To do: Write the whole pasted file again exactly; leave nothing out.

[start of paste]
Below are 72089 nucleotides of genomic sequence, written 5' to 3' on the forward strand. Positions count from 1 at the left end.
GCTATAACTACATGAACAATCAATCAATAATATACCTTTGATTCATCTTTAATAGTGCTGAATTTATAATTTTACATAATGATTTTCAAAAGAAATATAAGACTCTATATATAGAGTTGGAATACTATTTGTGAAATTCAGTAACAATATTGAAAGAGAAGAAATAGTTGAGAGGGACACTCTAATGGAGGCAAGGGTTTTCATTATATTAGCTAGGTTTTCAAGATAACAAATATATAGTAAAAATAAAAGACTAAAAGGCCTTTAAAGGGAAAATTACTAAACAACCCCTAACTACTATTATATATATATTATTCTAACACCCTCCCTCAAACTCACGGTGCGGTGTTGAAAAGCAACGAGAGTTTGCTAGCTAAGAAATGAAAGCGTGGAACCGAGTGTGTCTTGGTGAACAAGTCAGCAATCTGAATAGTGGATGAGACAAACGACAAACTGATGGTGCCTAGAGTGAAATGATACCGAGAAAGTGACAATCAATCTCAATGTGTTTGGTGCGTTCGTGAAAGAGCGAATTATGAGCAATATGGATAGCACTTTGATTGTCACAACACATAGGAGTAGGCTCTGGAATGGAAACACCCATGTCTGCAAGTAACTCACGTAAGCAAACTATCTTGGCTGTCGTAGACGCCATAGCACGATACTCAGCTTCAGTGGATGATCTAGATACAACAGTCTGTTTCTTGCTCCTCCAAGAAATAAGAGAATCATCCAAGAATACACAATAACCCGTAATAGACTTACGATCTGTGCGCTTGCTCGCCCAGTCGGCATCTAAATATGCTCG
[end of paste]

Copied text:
Below are 72089 nucleotides of genomic sequence, written 5' to 3' on the forward strand. Positions count from 1 at the left end.
GCTATAACTACATGAACAATCAATCAATAATATACCTTTGATTCATCTTTAATAGTGCTGAATTTATAATTTTACATAATGATTTTCAAAAGAAATATAAGACTCTATATATAGAGTTGGAATACTATTTGTGAAATTCAGTAACAATATTGAAAGAGAAGAAATAGTTGAGAGGGACACTCTAATGGAGGCAAGGGTTTTCATTATATTAGCTAGGTTTTCAAGATAACAAATATATAGTAAAAATAAAAGACTAAAAGGCCTTTAAAGGGAAAATTACTAAACAACCCCTAACTACTATTATATATATATTATTCTAACACCCTCCCTCAAACTCACGGTGCGGTGTTGAAAAGCAACGAGAGTTTGCTAGCTAAGAAATGAAAGCGTGGAACCGAGTGTGTCTTGGTGAACAAGTCAGCAATCTGAATAGTGGATGAGACAAACGACAAACTGATGGTGCCTAGAGTGAAATGATACCGAGAAAGTGACAATCAATCTCAATGTGTTTGGTGCGTTCGTGAAAGAGCGAATTATGAGCAATATGGATAGCACTTTGATTGTCACAACACATAGGAGTAGGCTCTGGAATGGAAACACCCATGTCTGCAAGTAACTCACGTAAGCAAACTATCTTGGCTGTCGTAGACGCCATAGCACGATACTCAGCTTCAGTGGATGATCTAGATACAACAGTCTGTTTCTTGCTCCTCCAAGAAATAAGAGAATCATCCAAGAATACACAATAACCCGTAATAGACTTACGATCTGTGCGCTTGCTCGCCCAGTCGGCATCTAAATATGCTCG